Reflecting the continued impact of the COVID-19 pandemic, the U.S. hotel industry reported significant year-over-year declines in the three key performance metrics during the week of March 29 through April 4, according to data from STR.
In comparison with the week of March 31 through April 6, 2019, the industry recorded the following:
- Occupancy: -68.5 percent to 21.6 percent
- Average daily rate: -41.5 percent to $76.51
- Revenue per available room: -81.6 percent to $16.50
“Data worsened a bit from last week, and certain patterns were extended around occupancy,” said Jan Freitag, STR’s senior VP of lodging insights. “Economy hotels continued to run the highest occupancy, while interstate and suburban properties once again posted the top occupancy rates among location types. This shows there are still pockets of demand while more than 75 percent of the rooms around the country are empty. We don’t expect any material change in the magnitude of RevPAR declines for the time being.”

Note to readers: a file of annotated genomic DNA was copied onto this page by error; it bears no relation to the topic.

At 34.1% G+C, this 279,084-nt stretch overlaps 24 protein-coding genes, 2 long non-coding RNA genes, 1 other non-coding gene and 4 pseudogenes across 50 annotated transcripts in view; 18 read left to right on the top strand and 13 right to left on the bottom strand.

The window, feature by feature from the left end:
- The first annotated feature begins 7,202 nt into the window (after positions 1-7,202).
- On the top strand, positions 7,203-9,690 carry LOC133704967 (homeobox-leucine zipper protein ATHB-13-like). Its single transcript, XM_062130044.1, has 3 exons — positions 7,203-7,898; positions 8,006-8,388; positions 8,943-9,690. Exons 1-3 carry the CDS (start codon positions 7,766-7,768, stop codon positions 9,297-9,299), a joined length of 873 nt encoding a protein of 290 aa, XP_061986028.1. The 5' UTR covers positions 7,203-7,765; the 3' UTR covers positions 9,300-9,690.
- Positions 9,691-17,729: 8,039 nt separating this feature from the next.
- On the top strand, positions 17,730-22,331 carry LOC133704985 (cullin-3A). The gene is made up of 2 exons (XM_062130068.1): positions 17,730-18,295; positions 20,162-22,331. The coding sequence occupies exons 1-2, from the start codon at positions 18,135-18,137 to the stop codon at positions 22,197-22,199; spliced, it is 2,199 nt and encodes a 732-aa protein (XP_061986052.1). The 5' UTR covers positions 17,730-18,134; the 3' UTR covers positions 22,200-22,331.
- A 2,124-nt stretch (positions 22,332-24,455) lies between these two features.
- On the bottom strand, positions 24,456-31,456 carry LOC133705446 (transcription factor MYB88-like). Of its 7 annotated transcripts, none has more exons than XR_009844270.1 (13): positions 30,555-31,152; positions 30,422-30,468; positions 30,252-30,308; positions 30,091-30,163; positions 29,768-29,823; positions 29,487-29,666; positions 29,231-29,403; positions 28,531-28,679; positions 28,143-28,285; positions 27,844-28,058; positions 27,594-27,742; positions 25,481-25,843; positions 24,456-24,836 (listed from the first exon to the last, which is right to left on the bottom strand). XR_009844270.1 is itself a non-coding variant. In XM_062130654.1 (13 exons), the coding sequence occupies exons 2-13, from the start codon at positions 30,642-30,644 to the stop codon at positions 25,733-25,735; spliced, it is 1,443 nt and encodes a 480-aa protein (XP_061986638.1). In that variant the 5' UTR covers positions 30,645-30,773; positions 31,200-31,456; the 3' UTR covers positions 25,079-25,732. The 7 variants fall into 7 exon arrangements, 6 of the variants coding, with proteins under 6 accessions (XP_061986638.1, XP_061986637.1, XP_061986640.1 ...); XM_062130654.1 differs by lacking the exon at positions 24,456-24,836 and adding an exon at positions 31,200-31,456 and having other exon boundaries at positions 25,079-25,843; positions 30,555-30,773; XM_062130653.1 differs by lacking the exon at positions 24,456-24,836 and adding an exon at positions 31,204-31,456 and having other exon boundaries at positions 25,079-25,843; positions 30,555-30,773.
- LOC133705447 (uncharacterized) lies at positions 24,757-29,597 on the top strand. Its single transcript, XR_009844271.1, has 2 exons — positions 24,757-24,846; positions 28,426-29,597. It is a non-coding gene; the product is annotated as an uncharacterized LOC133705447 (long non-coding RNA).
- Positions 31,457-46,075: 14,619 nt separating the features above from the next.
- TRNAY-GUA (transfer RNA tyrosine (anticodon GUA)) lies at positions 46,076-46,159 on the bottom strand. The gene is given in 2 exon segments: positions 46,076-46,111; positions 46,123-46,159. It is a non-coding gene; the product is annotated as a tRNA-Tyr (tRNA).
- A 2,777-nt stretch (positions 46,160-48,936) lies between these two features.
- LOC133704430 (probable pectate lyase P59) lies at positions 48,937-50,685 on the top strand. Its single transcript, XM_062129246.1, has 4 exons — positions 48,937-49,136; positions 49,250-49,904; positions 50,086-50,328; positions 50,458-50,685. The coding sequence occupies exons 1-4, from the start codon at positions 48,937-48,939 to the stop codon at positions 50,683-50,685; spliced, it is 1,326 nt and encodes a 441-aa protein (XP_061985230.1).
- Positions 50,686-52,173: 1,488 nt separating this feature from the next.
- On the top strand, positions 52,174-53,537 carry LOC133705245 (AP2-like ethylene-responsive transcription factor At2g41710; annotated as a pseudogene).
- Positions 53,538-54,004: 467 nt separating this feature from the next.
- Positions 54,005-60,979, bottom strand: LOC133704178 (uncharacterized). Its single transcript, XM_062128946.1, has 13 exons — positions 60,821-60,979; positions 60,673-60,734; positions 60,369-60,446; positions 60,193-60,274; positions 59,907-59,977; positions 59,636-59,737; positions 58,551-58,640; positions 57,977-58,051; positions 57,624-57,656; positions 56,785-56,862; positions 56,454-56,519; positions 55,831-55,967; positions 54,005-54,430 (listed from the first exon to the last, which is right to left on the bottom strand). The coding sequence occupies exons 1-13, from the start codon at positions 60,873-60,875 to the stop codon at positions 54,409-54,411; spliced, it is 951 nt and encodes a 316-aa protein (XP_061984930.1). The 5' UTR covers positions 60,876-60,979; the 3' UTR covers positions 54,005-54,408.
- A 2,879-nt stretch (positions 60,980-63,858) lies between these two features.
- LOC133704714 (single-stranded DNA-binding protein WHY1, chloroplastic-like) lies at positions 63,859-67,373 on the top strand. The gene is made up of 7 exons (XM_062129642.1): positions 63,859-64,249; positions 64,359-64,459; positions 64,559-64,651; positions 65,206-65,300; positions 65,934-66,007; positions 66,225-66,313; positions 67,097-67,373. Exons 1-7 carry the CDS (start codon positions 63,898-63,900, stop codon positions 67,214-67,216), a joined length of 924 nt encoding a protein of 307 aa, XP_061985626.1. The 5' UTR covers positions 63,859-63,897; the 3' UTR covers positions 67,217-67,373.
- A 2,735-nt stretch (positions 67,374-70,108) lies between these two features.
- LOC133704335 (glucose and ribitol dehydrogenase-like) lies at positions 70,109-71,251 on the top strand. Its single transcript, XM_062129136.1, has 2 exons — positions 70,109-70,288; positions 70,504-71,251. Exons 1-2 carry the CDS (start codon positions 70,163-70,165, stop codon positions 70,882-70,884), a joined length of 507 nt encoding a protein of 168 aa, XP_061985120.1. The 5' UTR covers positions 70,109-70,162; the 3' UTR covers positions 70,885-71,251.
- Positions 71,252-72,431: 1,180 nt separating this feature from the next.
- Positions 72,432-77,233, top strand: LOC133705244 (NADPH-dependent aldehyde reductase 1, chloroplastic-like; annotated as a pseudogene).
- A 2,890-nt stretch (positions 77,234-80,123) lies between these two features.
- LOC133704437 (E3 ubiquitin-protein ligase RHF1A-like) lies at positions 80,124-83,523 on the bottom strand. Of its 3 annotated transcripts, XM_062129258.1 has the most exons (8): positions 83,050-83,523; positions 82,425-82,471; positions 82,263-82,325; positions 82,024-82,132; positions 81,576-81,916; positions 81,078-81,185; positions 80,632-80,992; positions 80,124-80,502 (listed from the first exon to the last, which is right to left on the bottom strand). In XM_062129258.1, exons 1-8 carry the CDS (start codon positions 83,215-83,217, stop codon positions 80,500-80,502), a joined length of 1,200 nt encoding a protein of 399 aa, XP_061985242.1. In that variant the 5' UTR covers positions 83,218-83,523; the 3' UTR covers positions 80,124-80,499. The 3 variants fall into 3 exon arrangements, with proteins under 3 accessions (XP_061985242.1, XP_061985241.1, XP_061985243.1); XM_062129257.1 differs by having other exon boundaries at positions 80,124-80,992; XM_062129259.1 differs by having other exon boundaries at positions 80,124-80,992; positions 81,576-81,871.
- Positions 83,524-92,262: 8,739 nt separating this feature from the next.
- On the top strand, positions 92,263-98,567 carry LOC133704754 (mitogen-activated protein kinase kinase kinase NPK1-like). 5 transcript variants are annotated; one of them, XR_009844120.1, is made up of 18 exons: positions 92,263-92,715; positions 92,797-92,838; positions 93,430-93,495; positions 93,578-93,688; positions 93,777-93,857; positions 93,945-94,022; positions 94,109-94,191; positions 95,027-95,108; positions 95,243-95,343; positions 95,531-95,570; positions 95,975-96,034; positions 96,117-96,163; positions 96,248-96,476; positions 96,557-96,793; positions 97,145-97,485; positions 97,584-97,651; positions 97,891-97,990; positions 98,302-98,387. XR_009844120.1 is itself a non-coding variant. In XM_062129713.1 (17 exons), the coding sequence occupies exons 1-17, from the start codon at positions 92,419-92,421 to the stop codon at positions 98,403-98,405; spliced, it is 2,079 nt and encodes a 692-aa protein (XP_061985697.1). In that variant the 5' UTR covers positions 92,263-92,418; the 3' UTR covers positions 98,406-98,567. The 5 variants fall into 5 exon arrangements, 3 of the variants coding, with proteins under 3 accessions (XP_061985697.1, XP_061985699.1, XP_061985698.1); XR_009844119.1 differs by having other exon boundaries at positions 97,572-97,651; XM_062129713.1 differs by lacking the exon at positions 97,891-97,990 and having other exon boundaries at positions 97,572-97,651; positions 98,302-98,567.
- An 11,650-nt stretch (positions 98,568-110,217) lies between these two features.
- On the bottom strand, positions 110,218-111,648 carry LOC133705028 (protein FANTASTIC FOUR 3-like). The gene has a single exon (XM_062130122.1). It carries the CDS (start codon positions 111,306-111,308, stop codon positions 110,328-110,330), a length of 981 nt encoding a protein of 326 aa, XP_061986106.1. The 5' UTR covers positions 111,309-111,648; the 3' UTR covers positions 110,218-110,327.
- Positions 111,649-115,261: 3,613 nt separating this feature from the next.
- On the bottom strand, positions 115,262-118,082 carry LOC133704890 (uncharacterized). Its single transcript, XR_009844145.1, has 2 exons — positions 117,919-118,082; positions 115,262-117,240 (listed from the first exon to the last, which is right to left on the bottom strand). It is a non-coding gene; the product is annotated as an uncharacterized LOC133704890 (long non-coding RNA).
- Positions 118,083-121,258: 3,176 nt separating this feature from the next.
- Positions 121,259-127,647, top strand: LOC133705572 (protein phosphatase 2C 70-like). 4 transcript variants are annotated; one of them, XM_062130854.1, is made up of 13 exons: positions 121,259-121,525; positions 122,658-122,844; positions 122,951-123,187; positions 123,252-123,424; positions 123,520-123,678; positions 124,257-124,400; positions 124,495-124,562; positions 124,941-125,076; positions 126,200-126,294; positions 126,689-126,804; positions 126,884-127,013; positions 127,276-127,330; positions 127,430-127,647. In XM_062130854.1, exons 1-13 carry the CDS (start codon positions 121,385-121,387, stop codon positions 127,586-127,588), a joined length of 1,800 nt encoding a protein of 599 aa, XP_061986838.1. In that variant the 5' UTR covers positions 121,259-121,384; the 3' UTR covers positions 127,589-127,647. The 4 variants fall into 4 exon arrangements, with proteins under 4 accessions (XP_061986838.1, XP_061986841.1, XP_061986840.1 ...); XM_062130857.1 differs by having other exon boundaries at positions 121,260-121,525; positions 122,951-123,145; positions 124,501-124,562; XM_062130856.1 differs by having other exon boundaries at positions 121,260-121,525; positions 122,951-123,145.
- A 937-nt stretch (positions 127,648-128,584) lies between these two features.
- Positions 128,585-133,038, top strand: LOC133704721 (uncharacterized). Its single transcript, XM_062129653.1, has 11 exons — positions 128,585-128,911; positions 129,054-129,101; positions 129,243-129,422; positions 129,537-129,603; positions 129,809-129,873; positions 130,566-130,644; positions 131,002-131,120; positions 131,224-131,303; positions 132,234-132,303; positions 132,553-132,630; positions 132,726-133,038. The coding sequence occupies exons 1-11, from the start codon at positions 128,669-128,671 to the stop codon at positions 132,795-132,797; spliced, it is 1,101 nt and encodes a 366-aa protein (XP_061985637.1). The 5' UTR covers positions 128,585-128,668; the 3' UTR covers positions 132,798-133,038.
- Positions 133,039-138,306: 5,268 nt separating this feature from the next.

Aggregate data for the top 25 markets showed steeper declines across the metrics: occupancy (-74.7 percent to 19.4 percent), ADR (-47 percent to US$85.61) and RevPAR (-86.6 percent to US$16.57).
Among those top 25 markets, Oahu Island, Hawaii, experienced the largest decrease in occupancy (-90.7 percent) and the only single-digit absolute occupancy level (7 percent). The decline in occupancy resulted in the steepest drop in RevPAR (-93.7 percent to $10.83).
Minneapolis/St. Paul, Minnesota-Wisconsin, posted the largest decline in ADR (-57 percent to US$68.23).
Of note, occupancy in New York was down 79.1 percent to 18.3 percent. In Seattle, occupancy dropped 73.3 percent to 19.5 percent.